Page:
supports a construction of § 18-151 that would render the phrase "unless earlier suspended by the
building inspection department" nugatory or surplusage. Proper construction of all pertinent
language requires that a certificate of compliance must be issued with an expiration date set at
two years from the date of issuance, and a certificate can only be suspended within that time by
the building inspection department as allowed under defendant's ordinance scheme.
Plaintiff next argues that the trial court erred in dismissing his claim that defendant must
issue certificates of compliance for individual dwelling units within a building that is safe but
that, overall, fails an inspection. We disagree. Defendant's ordinance § 18-149 states "[a]
certificate of compliance shall be issued for a multiple dwelling or one- or two-unit rental
dwelling with no violations on condition that the premises remain in safe, healthful and fit
condition for occupancy." Plaintiff argues that a certificate must issue to a subunit that passes
inspection, even where the overall building does not, as long as the overall building is safe.
However, "dwelling" means "a building or other place to live in; place of residence; abode."
Random House Webster's College Dictionary (2000). Thus, the ordinance refers to the building,
not merely individual units. Because "no violations" is unambiguously a requirement for
issuance of a certificate, if the building has any violations, § 18-149 precludes issuance of a
certificate of compliance. The trial court properly dismissed this claim.
Plaintiff next argues that the trial court erred in failing to find that ordinance § 18-146,
which requires an owner to obtain a certificate of compliance before renting a unit, conflicts with
MCL 554.139(2) and ordinance § 58-122, both of which allow parties to leases of at least one
year to modify the covenants between a landlord and a tenant. We agree with defendant and the
trial court that MCL 554.139(2) and § 58-122 only address a landlord's obligations to the
landlord's tenants. See, e.g., Calef v West, 252 Mich App 443; 652 NW2d 496 (2002)
(addressing a tenant's cause of action for injury resulting from an undisclosed latent defect given
the inclusion of an exculpatory clause in the lease). A landlord's duty to comply with applicable
local ordinances and other laws is independent of covenants made to tenants in leases, which
duty can impose tort or contractual liability on the landlord for personal injuries to the lessee.
Mobil Oil Corp v Thorn, 401 Mich 306; 311-313; 258 NW2d 30 (1977); McDowell v Detroit,
264 Mich App 337, 350; 690 NW2d 513 (2004); O'Donnell v Garasic, 259 Mich App 569, 581582; 676 NW2d 213 (2003). The landlord's duty to comply with defendant's ordinances is
Plaintiff next argues that the trial court erred in dismissing his claim that ordinance § 18150 is invalid because it provides insufficient standards to guide defendant in issuing temporary
certificates of compliance. We disagree. Section 18-150 provides:
A temporary certificate of compliance may be issued for a multiple
dwelling or one- or two-unit rental dwelling following inspection, which is found
to be substantially in compliance, provided there are no imminent life[-], health[-]
or safety-threatening violations and provided that all current registration
information has been provided. The temporary certificate shall state on its face
any remaining violations to be corrected and state that it will expire if such
violations are not corrected within the time specified by the building official or
reasonable extensions thereof which shall be noted on the certificate. Failure by
the owner or the owner's agent to correct the violations within the time specified
by the building official shall constitute a violation of this code and the multiple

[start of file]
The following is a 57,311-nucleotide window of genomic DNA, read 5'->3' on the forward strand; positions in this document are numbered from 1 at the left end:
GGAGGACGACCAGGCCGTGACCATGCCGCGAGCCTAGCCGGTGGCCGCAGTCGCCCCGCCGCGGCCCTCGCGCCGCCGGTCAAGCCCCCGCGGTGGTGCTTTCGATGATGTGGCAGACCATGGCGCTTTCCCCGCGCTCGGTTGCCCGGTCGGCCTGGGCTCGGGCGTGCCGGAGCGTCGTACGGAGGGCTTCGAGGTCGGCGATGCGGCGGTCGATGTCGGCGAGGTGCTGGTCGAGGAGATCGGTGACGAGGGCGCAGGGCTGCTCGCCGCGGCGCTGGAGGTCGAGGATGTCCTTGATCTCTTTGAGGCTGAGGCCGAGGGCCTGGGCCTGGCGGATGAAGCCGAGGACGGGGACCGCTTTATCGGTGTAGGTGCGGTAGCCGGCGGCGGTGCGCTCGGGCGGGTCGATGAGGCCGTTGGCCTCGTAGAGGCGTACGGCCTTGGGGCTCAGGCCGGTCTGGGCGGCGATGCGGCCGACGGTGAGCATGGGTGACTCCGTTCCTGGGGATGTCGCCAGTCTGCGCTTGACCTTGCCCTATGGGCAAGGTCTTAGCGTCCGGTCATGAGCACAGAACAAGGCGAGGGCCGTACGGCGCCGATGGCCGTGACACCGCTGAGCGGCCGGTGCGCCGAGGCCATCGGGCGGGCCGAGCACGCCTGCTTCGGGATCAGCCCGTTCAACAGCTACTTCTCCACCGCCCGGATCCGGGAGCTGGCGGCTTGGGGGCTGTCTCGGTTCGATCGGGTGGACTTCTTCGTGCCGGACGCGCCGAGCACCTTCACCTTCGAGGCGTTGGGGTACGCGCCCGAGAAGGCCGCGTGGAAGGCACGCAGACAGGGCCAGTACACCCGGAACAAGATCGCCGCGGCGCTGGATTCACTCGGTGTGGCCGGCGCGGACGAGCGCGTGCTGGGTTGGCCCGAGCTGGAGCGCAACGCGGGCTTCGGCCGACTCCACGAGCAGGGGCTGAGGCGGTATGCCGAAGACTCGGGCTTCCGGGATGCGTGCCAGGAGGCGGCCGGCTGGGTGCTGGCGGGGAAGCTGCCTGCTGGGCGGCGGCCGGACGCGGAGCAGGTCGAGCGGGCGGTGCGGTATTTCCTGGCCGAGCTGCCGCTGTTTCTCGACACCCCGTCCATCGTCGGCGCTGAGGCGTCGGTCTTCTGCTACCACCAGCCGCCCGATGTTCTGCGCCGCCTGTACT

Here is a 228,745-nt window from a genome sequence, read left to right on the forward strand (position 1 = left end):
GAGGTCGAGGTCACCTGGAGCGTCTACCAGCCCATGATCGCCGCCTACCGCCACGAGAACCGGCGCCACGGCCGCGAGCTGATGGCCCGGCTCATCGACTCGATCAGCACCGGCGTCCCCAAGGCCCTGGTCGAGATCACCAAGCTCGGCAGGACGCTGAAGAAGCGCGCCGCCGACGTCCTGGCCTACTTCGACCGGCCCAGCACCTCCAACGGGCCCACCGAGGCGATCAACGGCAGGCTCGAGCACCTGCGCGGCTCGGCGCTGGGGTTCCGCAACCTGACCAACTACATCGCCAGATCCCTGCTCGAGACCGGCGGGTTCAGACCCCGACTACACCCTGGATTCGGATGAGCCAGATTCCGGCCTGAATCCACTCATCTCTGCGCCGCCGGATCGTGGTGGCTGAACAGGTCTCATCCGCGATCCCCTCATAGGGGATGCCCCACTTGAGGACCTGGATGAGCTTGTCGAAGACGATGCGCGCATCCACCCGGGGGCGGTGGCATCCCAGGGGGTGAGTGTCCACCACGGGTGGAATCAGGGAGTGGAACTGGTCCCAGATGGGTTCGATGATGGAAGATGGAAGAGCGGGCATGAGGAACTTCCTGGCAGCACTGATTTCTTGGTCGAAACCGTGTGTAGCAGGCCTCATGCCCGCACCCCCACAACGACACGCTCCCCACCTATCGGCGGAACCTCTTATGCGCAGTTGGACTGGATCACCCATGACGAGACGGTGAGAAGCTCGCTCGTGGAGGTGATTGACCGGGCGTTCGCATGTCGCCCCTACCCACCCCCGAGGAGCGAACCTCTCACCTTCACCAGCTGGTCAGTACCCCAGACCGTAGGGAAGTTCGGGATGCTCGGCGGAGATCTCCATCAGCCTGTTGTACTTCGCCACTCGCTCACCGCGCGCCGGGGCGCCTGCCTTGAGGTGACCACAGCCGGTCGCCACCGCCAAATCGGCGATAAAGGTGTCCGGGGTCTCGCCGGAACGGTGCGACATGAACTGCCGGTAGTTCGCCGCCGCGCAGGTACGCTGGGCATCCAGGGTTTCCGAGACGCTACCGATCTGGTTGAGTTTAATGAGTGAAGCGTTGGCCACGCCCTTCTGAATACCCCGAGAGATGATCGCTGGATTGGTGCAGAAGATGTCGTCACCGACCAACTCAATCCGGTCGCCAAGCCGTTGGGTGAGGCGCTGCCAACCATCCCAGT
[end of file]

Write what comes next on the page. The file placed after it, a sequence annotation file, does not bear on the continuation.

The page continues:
dwelling or one- or two-unit rental dwelling shall be ordered vacated.
Issuance of a temporary certificate thus depends on three specific criteria: substantial
compliance, no violations that pose an imminent safety threat, and provision of all current
registration information. It is not a standardless ordinance that would allow defendant to proceed
at its own whim. Osius v St Clair Shores, 344 Mich 693, 700-701; 75 NW2d 25 (1956). The
trial court appropriately dismissed this claim.
Plaintiff next argues that the trial court erred in dismissing his challenge to defendant's
property inspection fee schedule. Defendant charged $45 for an initial inspection, $35 for a
recertification inspection, $30 for reinspection after recertification, and $50 for failing to appear
for a scheduled inspection. Plaintiff argues that charging more for failing to appear than for the
actual inspection is an illegal subterfuge for raising revenue beyond defendant's power. We
Fees charged by a municipality must be reasonably proportionate to the direct and
indirect costs of providing the service for which the fee is charged. Merrelli v St Clair Shores,
355 Mich 575, 583, 588; 96 NW2d 144 (1959). Such a fee is presumed reasonable unless it is
facially or evidently so "wholly out of proportion to the expense involved" that it "must be held
to be a mere guise or subterfuge to obtain the increased revenue." Id. at 584, quoting Vernor v
Secretary of State, 179 Mich 157, 168, 170; 146 NW 338 (1914). Defendant argues that its fee
for failing to appear is an inducement to reduce the number of times inspectors have to go to a
particular property for inspections, in order to have the inspection process work as smoothly and
efficiently as possible. There is no showing that the fee generates more than incidental revenue
or that it is not reasonably related to the cost of sending an inspector to a location and then
rescheduling the inspection. The trial court appropriately dismissed this claim.
Finally, plaintiff argues that the trial court erred in dismissing his claim for injunctive
relief premised on his substantive claims. We agree with respect to those of his claims we have
found meritorious, and we disagree with respect to those of his claims we have found properly
Affirmed in part, reversed in part, and remanded for further proceedings consistent with
this opinion. We do not retain jurisdiction.
/s/ Alton T. Davis
/s/ Joel P. Hoekstra
/s/ Janet T. Neff